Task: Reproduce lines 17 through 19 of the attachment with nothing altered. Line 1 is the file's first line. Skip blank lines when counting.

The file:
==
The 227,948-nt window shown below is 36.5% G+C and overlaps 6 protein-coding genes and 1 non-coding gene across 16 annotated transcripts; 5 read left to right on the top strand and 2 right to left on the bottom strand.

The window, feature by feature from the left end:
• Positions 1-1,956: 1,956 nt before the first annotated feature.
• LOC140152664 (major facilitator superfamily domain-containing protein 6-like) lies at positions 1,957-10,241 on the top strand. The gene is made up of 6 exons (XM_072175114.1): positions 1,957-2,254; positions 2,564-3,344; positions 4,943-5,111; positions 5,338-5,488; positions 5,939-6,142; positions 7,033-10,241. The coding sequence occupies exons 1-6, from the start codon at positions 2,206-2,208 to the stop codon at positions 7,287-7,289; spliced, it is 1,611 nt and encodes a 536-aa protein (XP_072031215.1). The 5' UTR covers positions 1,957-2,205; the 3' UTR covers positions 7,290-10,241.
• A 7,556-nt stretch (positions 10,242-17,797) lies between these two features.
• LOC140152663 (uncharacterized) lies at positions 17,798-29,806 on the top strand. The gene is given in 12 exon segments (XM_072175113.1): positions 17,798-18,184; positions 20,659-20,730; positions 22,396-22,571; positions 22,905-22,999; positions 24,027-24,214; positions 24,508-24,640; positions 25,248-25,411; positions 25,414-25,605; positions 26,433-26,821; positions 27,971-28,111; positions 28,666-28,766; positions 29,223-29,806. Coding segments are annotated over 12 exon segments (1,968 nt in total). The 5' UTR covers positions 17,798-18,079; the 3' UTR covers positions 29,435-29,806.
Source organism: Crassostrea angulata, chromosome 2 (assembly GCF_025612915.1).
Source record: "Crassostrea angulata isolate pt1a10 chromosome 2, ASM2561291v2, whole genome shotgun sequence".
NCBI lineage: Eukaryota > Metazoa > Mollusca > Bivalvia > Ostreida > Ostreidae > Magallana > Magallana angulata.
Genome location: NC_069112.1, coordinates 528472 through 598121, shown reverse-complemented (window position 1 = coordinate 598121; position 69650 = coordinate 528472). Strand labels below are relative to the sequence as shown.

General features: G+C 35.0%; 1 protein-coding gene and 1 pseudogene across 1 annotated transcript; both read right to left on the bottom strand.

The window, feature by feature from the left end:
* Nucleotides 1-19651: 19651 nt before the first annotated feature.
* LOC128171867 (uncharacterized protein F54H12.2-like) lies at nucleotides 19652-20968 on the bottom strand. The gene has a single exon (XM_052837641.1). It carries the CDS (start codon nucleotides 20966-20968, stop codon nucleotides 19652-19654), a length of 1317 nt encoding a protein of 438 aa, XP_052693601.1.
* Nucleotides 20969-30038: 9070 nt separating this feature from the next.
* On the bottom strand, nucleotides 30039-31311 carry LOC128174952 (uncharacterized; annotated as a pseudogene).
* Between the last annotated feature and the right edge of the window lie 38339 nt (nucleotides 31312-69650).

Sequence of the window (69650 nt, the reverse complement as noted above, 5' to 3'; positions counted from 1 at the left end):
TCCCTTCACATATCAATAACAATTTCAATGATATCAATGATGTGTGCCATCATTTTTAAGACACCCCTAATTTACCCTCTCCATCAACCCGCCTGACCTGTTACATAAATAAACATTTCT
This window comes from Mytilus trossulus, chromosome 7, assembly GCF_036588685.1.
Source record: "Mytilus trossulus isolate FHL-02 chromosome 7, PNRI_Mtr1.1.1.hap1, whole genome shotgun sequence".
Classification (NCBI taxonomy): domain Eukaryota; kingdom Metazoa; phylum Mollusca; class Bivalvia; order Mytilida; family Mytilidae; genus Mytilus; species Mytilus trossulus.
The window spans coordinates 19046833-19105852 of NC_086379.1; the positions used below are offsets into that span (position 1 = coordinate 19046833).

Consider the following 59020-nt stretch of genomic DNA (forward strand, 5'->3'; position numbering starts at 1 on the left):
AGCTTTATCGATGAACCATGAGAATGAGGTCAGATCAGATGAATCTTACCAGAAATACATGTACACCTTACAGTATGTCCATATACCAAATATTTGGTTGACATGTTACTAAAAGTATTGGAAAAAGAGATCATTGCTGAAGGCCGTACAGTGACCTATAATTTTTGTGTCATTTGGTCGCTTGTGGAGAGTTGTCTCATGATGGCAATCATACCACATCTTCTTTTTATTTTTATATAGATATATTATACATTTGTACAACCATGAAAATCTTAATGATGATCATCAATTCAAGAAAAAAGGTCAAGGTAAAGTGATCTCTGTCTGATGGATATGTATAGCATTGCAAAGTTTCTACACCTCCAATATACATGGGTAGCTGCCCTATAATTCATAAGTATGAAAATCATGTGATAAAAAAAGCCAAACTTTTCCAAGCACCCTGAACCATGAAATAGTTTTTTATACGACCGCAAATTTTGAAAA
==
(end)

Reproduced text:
* Between the last annotated feature and the right edge of the window lie 38339 nt (nucleotides 31312-69650).

Sequence of the window (69650 nt, the reverse complement as noted above, 5' to 3'; positions counted from 1 at the left end):
TCCCTTCACATATCAATAACAATTTCAATGATATCAATGATGTGTGCCATCATTTTTAAGACACCCCTAATTTACCCTCTCCATCAACCCGCCTGACCTGTTACATAAATAAACATTTCT